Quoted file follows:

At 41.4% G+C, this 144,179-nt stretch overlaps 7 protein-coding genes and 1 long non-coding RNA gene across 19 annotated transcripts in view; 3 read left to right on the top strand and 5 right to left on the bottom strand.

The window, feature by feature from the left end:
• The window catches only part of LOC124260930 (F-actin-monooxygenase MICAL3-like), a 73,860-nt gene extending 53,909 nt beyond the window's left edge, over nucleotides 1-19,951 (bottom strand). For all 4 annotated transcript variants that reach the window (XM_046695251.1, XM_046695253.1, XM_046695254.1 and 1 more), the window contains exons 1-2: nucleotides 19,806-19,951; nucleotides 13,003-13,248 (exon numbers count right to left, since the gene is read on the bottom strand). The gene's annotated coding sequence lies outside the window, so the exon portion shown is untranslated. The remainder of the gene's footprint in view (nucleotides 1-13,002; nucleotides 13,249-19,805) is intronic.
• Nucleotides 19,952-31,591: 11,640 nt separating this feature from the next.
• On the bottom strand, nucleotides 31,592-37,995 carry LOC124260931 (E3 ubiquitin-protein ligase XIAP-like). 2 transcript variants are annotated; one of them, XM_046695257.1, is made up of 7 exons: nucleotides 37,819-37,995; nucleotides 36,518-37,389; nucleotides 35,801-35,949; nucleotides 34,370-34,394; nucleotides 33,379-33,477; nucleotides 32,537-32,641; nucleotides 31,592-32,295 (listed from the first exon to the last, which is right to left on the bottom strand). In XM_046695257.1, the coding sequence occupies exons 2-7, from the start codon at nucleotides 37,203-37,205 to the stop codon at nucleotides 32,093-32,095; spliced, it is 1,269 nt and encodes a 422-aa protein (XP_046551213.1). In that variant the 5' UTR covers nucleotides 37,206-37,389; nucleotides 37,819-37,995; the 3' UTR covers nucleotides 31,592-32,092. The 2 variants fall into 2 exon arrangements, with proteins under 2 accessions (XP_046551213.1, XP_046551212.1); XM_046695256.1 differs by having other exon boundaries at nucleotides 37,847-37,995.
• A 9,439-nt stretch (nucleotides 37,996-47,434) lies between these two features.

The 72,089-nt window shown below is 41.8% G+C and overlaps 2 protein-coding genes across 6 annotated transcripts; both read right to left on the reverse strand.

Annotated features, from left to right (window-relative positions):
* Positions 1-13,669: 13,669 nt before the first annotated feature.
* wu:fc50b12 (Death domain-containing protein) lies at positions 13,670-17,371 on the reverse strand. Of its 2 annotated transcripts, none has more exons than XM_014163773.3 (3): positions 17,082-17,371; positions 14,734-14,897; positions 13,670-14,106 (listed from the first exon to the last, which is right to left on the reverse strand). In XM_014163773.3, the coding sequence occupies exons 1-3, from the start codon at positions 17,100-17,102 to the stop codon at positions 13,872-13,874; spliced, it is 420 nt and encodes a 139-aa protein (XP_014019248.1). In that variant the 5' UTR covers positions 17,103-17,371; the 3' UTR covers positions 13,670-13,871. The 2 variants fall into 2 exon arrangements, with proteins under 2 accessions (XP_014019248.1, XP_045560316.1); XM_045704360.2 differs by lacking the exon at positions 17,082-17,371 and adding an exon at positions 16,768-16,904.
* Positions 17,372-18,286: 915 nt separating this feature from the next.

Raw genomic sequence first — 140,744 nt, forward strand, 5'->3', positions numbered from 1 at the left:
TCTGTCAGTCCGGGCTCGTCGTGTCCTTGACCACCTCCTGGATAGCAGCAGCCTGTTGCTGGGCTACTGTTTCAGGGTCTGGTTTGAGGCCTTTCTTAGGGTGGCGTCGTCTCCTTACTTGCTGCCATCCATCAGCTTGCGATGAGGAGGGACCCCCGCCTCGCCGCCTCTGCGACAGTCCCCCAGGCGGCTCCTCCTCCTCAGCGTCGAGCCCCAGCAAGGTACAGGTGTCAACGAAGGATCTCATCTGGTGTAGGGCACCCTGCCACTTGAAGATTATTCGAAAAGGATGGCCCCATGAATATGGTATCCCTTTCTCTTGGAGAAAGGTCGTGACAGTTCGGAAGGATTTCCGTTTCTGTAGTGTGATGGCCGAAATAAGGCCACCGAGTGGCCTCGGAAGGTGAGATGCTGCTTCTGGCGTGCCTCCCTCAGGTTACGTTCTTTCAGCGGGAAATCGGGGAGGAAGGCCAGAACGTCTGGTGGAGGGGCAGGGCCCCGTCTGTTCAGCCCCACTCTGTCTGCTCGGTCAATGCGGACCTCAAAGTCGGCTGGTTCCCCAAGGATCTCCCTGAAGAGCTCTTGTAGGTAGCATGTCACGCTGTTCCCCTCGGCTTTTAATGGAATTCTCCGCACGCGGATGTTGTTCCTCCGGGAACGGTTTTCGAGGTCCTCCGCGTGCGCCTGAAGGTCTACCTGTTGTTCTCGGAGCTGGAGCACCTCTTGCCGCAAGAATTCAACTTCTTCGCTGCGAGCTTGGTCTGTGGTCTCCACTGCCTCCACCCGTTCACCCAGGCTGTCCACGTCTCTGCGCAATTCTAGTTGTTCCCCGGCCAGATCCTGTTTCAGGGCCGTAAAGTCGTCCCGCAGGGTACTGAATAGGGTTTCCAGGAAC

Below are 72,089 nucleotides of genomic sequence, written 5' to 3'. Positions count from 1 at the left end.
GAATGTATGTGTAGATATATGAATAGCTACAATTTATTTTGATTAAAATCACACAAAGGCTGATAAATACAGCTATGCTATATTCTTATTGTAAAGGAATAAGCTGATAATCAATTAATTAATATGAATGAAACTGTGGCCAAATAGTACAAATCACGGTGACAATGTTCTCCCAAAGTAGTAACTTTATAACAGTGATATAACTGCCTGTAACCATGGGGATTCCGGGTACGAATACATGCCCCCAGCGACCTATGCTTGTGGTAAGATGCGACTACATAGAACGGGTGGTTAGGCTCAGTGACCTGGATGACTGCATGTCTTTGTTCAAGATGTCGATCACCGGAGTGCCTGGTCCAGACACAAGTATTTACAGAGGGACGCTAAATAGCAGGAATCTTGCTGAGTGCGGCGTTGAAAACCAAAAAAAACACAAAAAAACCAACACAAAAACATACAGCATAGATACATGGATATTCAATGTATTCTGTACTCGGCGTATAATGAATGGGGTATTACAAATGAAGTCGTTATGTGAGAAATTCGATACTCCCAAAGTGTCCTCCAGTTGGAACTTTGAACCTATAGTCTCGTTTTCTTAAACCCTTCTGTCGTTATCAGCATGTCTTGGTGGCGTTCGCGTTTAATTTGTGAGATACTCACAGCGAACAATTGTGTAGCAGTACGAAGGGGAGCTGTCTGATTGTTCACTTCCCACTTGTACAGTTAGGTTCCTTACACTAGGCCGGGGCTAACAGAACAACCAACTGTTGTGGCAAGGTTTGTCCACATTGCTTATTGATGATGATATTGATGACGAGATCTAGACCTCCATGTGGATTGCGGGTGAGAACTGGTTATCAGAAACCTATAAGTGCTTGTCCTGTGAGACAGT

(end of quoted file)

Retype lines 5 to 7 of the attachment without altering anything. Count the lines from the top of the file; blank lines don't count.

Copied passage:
• On the bottom strand, nucleotides 31,592-37,995 carry LOC124260931 (E3 ubiquitin-protein ligase XIAP-like). 2 transcript variants are annotated; one of them, XM_046695257.1, is made up of 7 exons: nucleotides 37,819-37,995; nucleotides 36,518-37,389; nucleotides 35,801-35,949; nucleotides 34,370-34,394; nucleotides 33,379-33,477; nucleotides 32,537-32,641; nucleotides 31,592-32,295 (listed from the first exon to the last, which is right to left on the bottom strand). In XM_046695257.1, the coding sequence occupies exons 2-7, from the start codon at nucleotides 37,203-37,205 to the stop codon at nucleotides 32,093-32,095; spliced, it is 1,269 nt and encodes a 422-aa protein (XP_046551213.1). In that variant the 5' UTR covers nucleotides 37,206-37,389; nucleotides 37,819-37,995; the 3' UTR covers nucleotides 31,592-32,092. The 2 variants fall into 2 exon arrangements, with proteins under 2 accessions (XP_046551213.1, XP_046551212.1); XM_046695256.1 differs by having other exon boundaries at nucleotides 37,847-37,995.
• A 9,439-nt stretch (nucleotides 37,996-47,434) lies between these two features.

The 72,089-nt window shown below is 41.8% G+C and overlaps 2 protein-coding genes across 6 annotated transcripts; both read right to left on the reverse strand.